The Writing Intensive Focus Group had a very productive workshop, led by Harvey Kail, Dec. 10. We “test drove” a scoring guide based on the proposed new Student Learning Outcomes, and have found ways to improve and clarify the outcomes, which we will do before submitting them to the Gen Ed Committee and then the elected members of the Senate for further vetting. Many thanks to this group for two solid hours of work, and to Harvey Kail for leading the exercise.
The General Education Committee website is up. Please check it for updates on the progress of the committee: http://umaine.edu/gened/
We will roll out the Student learning Outcomes as we refine them during the second semester, as well as attending to other logistical matters with the UPCC and Institutional Studies regarding implementation and data collection.
Many thanks to the ever-faithful and hardworking General Education Committee and the faculty external to the committee who have aided in this very complex endeavor!
Ad Hoc IT Advisory – Irving Kornfield & Mike Scott
Committees of the Administration Reports
Report and Motion from the PCRRC
The motion to support the full report passed 25 in favor, none against, no abstentions.
Presentation by University of Maine System Chancellor Richard Pattenaude
The Chancellor began by saying that we can no long count on the State for higher education funding, there is no assumption on an increase in state funding.
New Challenges/New Directions is the plan for the future. There are three goals:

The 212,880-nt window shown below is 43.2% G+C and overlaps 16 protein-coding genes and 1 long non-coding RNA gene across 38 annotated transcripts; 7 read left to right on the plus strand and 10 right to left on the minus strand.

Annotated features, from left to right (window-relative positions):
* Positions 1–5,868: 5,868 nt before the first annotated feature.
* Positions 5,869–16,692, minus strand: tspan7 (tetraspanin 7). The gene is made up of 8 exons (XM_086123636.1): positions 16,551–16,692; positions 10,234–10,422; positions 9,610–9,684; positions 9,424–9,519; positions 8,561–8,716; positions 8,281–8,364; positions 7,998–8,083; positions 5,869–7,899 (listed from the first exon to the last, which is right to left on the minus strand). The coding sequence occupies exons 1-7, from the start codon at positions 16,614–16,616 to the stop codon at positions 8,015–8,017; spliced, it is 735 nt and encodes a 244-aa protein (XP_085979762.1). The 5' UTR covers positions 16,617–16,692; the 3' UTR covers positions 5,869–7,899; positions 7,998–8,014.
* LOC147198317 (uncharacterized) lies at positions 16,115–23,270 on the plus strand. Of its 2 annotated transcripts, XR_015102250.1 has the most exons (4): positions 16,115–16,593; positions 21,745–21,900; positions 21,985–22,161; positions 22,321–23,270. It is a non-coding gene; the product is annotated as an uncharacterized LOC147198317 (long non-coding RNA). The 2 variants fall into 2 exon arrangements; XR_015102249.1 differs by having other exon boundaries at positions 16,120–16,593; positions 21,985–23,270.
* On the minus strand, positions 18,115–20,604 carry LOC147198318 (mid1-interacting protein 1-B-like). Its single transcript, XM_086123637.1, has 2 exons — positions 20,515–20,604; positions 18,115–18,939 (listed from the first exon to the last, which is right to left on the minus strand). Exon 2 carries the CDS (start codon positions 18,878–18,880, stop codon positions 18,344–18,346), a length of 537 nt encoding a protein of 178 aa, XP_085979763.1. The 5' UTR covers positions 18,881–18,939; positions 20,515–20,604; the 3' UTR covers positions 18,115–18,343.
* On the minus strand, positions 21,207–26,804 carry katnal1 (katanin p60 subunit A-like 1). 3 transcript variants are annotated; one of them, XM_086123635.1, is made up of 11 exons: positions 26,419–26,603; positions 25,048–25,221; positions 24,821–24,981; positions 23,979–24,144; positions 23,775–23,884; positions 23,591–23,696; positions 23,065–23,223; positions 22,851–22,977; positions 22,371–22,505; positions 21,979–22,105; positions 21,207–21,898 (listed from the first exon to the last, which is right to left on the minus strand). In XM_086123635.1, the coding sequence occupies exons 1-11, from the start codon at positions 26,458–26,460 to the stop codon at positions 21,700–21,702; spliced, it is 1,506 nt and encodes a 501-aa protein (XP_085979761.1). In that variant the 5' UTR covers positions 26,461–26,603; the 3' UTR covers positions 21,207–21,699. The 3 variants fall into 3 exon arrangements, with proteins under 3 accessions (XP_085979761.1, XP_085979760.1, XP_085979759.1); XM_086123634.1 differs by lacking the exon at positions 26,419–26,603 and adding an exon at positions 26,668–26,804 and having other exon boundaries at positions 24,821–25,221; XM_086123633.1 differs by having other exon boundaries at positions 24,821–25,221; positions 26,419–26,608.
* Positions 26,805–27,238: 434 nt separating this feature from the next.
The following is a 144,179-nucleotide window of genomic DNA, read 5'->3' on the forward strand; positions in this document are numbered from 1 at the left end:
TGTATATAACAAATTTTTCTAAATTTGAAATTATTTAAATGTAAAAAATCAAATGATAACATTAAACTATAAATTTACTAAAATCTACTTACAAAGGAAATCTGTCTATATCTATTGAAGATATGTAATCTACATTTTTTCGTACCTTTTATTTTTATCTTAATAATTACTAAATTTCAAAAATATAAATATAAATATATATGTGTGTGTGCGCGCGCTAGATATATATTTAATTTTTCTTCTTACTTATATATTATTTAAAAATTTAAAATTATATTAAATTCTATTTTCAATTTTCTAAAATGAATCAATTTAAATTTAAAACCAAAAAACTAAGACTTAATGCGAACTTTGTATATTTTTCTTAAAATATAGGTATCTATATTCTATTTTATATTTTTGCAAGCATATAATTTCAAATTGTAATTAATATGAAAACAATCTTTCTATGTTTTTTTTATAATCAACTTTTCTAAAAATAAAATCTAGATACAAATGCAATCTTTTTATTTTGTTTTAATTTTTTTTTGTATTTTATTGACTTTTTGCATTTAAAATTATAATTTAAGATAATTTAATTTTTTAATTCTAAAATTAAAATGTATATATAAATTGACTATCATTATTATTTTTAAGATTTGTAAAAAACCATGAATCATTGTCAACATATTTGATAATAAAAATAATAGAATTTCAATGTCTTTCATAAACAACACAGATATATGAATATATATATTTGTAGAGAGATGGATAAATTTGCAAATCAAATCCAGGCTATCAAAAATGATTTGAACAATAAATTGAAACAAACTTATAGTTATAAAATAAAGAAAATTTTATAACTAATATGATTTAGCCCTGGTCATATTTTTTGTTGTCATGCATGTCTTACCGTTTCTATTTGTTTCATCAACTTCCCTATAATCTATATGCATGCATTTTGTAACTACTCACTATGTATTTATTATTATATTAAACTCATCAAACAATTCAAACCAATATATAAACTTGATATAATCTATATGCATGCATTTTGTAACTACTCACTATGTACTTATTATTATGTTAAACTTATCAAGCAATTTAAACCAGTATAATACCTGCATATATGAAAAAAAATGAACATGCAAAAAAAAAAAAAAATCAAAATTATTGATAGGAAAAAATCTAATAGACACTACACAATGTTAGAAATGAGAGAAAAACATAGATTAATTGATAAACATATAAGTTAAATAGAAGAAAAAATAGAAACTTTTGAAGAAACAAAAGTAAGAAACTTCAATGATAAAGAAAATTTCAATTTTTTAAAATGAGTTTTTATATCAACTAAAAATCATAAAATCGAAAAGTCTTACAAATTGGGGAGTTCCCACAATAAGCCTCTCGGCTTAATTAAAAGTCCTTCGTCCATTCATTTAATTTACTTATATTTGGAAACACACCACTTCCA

1. Affordable and accessible education opportunities
2. Financial sustainability
3. To better serve the people of Maine
He stated that he and Provost Hunter had just returned from a press conference with the Maine Development Foundation. Over 1,000 business people submitted a statement about what the business community wants in an educated public.
We can’t cut our way to quality. The system is working on revenue generation with Noel Levitz by enhancing enrollments. There are many partners working with this group. The common theme is that education is the future of Maine.
The system needs to continue to build respect and credibility and show that we are helping ourselves. When he speaks with the governor he shows what we are doing and gives other examples such as our marketing campaign.
In the spirit of transparency all financial reports are on the chancellor’s web-site. We have to be reasonable and pragmatic but we do deserve support from the state. We have made an aggressive request for 4% increase in our budget for the next two years.
There is a clear awareness by the BOT that each campus is cutting as much as they can, they same scenario is occurring across the country.